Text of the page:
110 journalists killed in 2015, most in 'peaceful' countries

110 journalists killed in 2015, most in 'peaceful' countries
110 reporters were killed around the world in 2015, most outside war zones, campaigning group Reporters Without Borders said Tuesday.
3 min read
29 December, 2015
War-torn Iraq and Syria have been listed as the most dangerous places for journalists [Getty]

A total of 110 journalists have died worldwide this year, with the majority killed in supposedly peaceful countries.

A new report by Reporters Without Borders (RSF) said that 67 journalists were killed in the line of duty this year, listing war-torn Iraq and Syria as most dangerous places for journalists.

Eleven died in Iraq while Syria saw 10 fatalities. The two countries were followed by France, where eight journalists were killed in an extremist assault on a satirical magazine.

A further 43 journalists around the world died in circumstances that were unclear and 27 non-professional "citizen-journalists" and seven other media workers were also killed, RSF said.

The high toll is "largely attributable to deliberate violence against journalists" and demonstrates the failure of initiatives to protect media personnel, the report said, calling for the United Nations to take action.

The high toll is largely attributable to deliberate violence against journalists and demonstrates the failure of initiatives to protect media personnel

In particular, the report shed light on the growing role of "non-state groups" - often extremists such as the Islamic State group - in perpetrating atrocities against journalists.

In 2014, it said, two-thirds of the journalists killed were in war zones. But in 2015, it was the exact opposite, with "two-thirds killed in countries 'at peace'."

"Non-state groups perpetrate targeted atrocities while too many governments do not comply with their obligations under international law," RSF Secretary General Christophe Deloire said.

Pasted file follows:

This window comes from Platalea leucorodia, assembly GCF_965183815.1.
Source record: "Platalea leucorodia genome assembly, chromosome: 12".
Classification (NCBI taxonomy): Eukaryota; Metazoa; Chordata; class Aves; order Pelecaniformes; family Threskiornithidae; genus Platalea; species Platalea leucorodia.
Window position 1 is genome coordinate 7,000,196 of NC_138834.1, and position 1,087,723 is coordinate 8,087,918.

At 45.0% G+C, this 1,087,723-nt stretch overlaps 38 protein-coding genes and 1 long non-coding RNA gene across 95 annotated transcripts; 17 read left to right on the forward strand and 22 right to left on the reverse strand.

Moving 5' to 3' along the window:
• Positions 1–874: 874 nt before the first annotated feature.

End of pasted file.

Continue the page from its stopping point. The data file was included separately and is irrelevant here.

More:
"The 110 journalists killed this year need a response that matches the emergency. A special representative of the United Nations secretary-general for the safety of journalists must be appointed without delay."

The 67 deaths bring to 787 the total number of journalists who were murdered, knowingly targeted or killed in the course of their work since 2005, the Paris-based organisation said.

In 2014, there were 66 such fatalities.

France was the scene of an unprecedented attack on the press in January, when gunmen opened fire at the offices of the satirical magazine Charlie Hebdo, killing 12 people, including eight journalists.

"It was an unprecedented tragedy," RSF said. "A western country had never suffered a massacre of this kind in the past.

"Charlie Hebdo's journalists and employees have been living under close protection ever since. Some of them still have to keep changing their place of residence."

In Syria, the northern town of Aleppo was described as "a minefield" for professional and citizen-journalists alike.

"Caught between the various parties to the conflict since 2011, journalists are liable to end up as collateral victims, being taken hostage by a non-state group (such as Islamic State, the Al Nusra Front or the Free Syrian Army) or being arrested by the Assad regime," RSF said.

Those murdered in Syria included Japanese freelance reporter Kenji Goto, whose execution by the Islamic State group was unveiled in a macabre video in January.

The report also placed the spotlight on 54 journalists who were held hostage at the end of 2015, 26 of them in Syria, and 153 journalists who were in prison, 23 of them in China and 22 in Egypt.